First, create a private PGP key which authorizes people to access the package. (PGP allows you to generate multiple private keys. Just create one for this particular "permission".) Then, using that key, digitally sign the public key of people who you want to have access, and send their signed keys to them. Now, create a quick and dirty browser plugin to hold a copy of the person's signed public key. (This also can then be used for other kinds of access signatures later.) Actually, you might as well put their signed key into the plugin and send it to them that way, since they won't have the plugin the first time around, anyway. Next, put a CGI on your webserver which reads the key in the plugin, and checks to see if it's signed by the right key. Again, this is a single key, an access control "list" which will always have one "record". Well, I suppose you might have two or three people, so you could have them each generate a special purpose key pair of their own, and store the public keys in the list of authorized signatures. Only the person who owns the key in the plugin can make the plugin work.
To use it, someone puts the plugin where their browser wants to see it, and goes to the URL you told them to. The CGI checks the "ticket pocket" plugin and sees if their signature is signed by the key which authorizes access. If not, they go to a page which tells them how to get permission. If they do have permission, then they just see the download page automatically. They can download as many copies of the package as they want, and whether they hand it around is covered, hopefully, by an NDA of some kind.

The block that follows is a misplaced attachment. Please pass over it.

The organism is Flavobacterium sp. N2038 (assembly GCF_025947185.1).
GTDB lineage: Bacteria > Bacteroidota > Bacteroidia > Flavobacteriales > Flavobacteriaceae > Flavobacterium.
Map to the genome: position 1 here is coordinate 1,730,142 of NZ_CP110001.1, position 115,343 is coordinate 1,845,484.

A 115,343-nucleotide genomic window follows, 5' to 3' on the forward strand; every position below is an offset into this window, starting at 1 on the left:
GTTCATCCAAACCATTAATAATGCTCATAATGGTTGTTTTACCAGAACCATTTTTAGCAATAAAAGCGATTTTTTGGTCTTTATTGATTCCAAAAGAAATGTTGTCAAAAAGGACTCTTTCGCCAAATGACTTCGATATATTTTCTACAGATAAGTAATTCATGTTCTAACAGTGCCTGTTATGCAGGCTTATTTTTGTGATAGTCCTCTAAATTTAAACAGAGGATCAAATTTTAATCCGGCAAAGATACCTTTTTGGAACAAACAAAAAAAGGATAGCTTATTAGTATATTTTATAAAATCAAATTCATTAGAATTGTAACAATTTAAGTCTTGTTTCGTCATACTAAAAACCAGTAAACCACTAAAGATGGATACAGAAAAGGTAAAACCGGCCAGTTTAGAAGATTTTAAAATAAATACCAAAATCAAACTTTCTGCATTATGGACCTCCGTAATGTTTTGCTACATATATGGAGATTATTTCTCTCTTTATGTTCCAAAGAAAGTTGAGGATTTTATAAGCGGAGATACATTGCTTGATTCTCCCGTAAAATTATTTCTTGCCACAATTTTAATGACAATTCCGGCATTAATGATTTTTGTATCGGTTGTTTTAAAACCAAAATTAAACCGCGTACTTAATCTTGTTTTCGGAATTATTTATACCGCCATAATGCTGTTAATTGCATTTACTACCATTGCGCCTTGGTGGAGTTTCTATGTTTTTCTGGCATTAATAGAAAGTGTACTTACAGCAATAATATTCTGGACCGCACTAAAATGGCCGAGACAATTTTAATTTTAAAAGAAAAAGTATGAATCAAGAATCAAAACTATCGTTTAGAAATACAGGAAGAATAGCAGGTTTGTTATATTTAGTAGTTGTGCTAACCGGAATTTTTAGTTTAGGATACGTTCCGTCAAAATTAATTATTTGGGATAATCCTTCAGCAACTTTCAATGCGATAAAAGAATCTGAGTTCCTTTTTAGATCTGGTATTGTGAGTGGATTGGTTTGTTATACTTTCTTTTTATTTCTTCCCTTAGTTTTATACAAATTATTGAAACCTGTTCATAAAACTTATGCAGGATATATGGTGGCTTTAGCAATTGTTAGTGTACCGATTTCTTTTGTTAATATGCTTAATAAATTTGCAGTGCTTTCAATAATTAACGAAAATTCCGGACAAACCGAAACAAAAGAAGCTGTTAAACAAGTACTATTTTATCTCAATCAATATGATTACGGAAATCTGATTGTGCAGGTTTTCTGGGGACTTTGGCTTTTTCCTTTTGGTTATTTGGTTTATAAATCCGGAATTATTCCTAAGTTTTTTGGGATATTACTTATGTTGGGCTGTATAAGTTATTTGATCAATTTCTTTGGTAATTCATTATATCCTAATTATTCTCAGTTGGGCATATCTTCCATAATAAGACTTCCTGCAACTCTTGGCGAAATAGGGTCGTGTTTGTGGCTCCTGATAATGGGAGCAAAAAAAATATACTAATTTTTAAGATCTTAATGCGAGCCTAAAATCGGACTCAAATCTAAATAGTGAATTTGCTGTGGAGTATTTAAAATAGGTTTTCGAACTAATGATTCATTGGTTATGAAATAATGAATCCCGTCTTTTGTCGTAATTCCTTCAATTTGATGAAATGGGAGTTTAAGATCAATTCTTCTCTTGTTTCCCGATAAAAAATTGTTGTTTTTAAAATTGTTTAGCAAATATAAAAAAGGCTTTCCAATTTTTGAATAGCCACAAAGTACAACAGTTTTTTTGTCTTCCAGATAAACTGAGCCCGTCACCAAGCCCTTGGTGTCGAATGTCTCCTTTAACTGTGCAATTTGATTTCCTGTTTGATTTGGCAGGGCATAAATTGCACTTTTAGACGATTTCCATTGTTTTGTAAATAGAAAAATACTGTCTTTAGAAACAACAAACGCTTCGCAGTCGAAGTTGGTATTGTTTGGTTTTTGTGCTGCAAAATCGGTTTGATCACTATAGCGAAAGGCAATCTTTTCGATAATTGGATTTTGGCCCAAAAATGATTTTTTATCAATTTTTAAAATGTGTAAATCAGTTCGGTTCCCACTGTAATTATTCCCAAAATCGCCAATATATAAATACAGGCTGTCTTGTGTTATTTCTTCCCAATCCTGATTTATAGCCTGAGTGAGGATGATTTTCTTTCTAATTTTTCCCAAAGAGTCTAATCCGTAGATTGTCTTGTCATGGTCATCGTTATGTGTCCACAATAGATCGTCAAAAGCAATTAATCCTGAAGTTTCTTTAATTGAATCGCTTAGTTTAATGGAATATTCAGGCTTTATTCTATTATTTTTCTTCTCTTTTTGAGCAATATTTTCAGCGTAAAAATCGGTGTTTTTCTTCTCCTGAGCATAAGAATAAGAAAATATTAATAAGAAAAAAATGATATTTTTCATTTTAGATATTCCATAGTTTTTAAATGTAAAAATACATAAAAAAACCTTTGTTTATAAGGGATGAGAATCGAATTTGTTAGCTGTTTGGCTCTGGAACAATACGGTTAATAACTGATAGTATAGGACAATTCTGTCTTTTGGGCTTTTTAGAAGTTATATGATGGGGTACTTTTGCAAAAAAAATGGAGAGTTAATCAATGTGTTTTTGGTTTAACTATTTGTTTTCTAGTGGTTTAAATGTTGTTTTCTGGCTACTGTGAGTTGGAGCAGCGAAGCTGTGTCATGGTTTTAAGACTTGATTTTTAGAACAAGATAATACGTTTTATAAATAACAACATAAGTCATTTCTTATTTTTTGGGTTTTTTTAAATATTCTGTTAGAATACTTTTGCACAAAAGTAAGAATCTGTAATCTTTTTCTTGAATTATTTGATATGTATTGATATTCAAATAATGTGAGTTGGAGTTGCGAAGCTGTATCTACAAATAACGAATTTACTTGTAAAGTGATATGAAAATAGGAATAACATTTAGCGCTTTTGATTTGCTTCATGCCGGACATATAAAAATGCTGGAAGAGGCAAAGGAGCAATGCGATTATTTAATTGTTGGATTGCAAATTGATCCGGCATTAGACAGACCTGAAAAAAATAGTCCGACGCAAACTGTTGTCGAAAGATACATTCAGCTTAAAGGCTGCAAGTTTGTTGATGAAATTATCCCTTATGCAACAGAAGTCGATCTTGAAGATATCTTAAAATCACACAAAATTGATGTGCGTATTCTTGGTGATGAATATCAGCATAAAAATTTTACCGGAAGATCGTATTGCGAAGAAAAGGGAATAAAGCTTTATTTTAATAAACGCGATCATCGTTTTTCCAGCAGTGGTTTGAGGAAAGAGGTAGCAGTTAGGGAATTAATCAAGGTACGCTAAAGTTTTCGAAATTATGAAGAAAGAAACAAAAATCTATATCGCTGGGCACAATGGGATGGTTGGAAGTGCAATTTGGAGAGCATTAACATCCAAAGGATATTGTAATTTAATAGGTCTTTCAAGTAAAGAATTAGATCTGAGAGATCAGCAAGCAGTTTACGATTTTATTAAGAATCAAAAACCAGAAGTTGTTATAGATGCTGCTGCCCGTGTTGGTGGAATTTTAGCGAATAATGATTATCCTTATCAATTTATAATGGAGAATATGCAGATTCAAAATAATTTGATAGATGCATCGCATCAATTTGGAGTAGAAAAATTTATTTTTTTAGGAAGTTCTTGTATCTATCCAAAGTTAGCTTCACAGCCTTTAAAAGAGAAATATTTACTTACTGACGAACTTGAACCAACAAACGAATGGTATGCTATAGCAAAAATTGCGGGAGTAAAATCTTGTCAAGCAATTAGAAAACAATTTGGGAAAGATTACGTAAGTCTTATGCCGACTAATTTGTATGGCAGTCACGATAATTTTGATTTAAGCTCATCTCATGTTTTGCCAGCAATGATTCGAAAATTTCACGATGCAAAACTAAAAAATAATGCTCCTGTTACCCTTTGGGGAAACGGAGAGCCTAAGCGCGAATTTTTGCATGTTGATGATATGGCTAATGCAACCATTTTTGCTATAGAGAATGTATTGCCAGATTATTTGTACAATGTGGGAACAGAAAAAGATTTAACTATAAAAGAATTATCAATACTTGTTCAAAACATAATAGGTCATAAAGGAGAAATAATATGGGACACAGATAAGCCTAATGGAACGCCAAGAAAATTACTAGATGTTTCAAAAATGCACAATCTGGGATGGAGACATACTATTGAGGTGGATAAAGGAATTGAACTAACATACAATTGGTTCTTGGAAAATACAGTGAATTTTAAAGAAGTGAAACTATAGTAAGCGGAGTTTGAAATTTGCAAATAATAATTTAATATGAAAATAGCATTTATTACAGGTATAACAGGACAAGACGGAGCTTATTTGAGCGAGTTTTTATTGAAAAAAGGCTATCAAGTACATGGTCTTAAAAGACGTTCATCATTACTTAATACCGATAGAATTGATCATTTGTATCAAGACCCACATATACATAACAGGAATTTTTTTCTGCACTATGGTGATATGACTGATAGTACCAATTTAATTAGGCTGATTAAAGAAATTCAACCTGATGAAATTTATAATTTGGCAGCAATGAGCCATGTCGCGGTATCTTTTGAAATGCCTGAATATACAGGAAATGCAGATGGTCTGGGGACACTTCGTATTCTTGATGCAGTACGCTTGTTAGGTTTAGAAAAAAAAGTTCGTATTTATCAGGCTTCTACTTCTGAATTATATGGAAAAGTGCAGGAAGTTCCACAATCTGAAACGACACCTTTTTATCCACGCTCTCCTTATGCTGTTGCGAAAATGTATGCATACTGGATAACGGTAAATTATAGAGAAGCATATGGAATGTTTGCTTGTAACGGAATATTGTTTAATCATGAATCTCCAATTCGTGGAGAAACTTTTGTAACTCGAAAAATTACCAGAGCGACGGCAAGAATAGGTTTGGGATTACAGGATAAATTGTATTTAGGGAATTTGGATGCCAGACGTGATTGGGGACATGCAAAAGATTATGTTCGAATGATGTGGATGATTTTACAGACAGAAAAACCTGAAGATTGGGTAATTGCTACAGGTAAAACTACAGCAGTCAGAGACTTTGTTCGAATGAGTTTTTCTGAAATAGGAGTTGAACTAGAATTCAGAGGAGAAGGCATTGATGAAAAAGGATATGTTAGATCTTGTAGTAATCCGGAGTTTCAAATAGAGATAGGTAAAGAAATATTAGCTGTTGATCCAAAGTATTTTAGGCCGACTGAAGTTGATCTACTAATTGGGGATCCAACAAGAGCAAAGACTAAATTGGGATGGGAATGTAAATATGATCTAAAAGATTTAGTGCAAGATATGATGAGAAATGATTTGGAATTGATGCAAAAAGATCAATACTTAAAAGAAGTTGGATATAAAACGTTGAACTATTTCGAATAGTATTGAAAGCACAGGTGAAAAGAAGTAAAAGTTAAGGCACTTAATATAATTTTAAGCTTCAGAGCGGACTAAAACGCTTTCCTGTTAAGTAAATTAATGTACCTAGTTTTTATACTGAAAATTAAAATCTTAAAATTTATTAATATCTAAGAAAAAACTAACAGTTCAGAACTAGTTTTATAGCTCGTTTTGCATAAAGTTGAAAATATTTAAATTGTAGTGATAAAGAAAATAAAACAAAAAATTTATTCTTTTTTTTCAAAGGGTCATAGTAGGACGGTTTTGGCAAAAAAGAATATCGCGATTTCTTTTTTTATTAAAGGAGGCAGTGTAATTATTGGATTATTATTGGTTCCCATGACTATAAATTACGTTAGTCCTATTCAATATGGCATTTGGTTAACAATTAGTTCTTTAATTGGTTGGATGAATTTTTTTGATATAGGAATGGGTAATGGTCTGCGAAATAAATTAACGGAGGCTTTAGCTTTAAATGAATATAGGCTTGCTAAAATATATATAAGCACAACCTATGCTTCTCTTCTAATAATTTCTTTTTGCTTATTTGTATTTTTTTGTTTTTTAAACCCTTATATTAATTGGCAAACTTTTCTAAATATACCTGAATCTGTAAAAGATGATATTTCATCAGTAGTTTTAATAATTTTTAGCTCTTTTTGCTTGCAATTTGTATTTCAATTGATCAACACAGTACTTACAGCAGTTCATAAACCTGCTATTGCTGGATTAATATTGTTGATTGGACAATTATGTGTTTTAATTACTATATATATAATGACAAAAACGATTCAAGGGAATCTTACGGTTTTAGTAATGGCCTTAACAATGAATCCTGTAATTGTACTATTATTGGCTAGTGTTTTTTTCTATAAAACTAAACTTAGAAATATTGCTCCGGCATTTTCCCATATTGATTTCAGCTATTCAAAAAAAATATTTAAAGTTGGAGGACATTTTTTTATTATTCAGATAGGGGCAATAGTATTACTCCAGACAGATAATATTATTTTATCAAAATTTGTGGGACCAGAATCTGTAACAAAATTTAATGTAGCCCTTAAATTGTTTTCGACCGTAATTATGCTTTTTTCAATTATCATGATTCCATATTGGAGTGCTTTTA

By the way, when someone talks about cryptographically "watermarking" an application, remember that all this does is tell where the code was stolen from, not who stole it. Clearly, this makes "watermarking" things a waste of time.
Anyway, once we've built the pieces, we can use this technology for anything we want to control access to. No passwords, no users accounts, no group list -- hardly any management at all. In fact, if everyone has the plugin already, all the authorizing person has to do is to download someone's public key off a keyserver somewhere and mail them a signed copy of it.
Cryptography is Easier than Bookkeeping
So now you know why cryptography is so cool, and, most especially, efficient. You don't need vulnerable and expensive databases, with probably secure but potentially unreliable session "pipes" linking them (SSL and SET for example), all to just move permissions, or decision rules, or abstractions of value -- like money -- around the net. Anytime you're confronted with a large and volatile database, especially if it requires another large list of people to have permission to change data in that list, ask yourself if you could do it all much better by creating cryptographic objects and moving them around instead of database entries.
As our ticket and certification web examples show, cryptography usually offers a better way to do it.
Occam's Cryptography, if you will. Cryptography is a weapon, remember?
Robert Hettinga, firstname.lastname@example.org, is a financial cryptography industry pundit. He started several e-mail lists, a web site, a monthly luncheon group, and even an annual conference in Anguilla, all to talk about financial cryptography. See the e$ web site http://www.shipwright.com/ for more information about his various services.